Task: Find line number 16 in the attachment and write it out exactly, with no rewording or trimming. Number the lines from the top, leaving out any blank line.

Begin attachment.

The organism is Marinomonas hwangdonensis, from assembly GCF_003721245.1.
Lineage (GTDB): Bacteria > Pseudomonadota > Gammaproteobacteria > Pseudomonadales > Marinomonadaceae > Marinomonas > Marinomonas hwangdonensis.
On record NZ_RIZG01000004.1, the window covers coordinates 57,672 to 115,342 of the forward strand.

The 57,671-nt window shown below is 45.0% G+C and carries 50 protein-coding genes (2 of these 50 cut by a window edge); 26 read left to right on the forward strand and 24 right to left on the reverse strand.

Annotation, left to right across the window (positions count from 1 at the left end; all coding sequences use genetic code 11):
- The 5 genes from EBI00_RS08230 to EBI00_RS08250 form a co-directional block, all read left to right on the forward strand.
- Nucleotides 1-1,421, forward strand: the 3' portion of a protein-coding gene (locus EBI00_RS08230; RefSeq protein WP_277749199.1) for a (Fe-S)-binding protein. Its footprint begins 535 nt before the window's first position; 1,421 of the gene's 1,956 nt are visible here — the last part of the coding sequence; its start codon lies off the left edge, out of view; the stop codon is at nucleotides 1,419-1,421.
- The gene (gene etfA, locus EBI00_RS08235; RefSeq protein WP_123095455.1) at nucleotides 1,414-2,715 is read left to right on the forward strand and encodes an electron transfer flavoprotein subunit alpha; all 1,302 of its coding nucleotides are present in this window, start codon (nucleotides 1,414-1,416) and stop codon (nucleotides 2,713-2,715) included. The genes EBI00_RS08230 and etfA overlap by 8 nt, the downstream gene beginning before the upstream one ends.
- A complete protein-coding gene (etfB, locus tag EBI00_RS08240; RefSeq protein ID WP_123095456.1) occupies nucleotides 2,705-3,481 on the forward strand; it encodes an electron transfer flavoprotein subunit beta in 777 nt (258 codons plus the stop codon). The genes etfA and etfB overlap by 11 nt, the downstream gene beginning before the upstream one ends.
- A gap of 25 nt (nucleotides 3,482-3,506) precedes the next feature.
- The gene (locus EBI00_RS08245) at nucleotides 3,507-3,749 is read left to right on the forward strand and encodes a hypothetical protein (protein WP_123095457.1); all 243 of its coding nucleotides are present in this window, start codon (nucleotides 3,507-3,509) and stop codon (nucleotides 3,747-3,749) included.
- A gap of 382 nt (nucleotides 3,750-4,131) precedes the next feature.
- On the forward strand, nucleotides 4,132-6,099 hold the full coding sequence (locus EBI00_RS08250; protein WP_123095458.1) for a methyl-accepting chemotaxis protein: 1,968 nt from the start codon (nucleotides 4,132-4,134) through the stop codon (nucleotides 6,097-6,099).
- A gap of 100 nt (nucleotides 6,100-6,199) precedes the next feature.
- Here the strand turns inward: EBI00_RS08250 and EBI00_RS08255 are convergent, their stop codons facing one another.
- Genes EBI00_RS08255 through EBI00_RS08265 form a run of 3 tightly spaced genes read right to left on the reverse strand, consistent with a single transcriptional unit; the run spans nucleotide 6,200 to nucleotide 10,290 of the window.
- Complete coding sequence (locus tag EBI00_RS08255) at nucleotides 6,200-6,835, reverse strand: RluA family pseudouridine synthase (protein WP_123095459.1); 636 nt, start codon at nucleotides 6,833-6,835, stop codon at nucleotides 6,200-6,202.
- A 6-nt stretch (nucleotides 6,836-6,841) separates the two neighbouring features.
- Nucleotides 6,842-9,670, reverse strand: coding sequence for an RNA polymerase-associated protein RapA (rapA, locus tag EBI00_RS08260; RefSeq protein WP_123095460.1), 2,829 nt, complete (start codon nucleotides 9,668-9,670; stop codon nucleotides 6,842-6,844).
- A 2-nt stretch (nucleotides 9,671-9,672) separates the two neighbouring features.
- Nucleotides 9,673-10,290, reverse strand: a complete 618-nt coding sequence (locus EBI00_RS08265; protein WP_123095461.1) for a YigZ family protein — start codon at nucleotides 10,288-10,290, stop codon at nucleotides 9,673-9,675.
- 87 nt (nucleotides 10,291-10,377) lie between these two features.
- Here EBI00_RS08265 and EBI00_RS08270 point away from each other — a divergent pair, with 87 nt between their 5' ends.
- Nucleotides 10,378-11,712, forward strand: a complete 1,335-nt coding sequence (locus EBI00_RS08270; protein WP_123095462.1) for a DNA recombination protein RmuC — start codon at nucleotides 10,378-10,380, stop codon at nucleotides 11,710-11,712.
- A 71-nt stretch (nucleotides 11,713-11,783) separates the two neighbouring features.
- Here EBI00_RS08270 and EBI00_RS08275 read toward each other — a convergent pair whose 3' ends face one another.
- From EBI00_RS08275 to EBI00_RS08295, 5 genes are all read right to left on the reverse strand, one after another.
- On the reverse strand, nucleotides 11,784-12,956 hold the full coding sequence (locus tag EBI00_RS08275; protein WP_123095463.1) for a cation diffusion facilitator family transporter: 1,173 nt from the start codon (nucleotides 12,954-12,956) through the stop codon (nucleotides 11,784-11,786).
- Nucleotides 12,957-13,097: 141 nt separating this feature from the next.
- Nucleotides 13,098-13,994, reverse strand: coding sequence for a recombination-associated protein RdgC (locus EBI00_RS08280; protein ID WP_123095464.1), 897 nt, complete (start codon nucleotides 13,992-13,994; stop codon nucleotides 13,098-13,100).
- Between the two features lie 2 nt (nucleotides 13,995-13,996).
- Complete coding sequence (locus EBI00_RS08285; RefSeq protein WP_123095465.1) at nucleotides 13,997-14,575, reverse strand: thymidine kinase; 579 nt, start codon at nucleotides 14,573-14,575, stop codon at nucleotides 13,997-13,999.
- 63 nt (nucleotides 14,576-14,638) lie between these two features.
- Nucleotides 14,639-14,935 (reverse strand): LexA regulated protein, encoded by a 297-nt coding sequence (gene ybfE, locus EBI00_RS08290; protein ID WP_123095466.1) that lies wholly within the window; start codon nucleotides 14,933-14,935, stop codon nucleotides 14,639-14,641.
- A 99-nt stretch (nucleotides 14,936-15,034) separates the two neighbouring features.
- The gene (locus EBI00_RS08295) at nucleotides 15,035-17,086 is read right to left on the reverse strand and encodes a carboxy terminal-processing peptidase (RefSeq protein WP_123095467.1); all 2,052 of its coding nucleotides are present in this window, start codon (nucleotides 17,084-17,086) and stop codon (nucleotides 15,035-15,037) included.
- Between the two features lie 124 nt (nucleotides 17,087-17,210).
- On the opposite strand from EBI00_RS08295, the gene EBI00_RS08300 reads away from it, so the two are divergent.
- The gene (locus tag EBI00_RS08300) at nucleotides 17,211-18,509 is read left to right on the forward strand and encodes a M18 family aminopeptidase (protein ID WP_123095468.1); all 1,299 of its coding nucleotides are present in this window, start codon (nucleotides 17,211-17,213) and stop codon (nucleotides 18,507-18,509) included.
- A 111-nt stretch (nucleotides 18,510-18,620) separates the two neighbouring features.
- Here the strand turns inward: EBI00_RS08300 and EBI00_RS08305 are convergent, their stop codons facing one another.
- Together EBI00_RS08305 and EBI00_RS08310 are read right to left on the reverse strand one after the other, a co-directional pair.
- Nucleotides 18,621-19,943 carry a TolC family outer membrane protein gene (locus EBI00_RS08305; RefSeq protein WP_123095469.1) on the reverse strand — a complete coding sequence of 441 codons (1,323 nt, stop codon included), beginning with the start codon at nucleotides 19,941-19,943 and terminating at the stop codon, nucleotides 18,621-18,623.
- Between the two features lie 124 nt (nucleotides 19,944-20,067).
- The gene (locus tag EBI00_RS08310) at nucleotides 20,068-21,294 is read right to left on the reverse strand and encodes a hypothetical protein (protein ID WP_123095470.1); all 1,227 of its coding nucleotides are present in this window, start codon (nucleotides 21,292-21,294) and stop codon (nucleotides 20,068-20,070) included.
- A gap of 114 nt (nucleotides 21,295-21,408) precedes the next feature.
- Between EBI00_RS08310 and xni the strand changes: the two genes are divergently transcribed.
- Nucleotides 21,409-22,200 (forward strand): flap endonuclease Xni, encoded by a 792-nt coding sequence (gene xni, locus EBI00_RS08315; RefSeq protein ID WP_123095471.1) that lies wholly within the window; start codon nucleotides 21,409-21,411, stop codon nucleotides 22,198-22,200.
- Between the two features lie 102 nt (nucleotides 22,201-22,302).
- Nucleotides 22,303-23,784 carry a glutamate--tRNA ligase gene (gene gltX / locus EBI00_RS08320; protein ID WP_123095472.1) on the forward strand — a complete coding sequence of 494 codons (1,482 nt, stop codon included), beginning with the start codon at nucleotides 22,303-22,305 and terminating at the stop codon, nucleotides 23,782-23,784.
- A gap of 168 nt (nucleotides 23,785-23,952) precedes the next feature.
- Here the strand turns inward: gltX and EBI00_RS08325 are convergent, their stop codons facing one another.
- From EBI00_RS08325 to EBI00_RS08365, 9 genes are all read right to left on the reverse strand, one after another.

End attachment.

- Genes EBI00_RS08255 through EBI00_RS08265 form a run of 3 tightly spaced genes read right to left on the reverse strand, consistent with a single transcriptional unit; the run spans nucleotide 6,200 to nucleotide 10,290 of the window.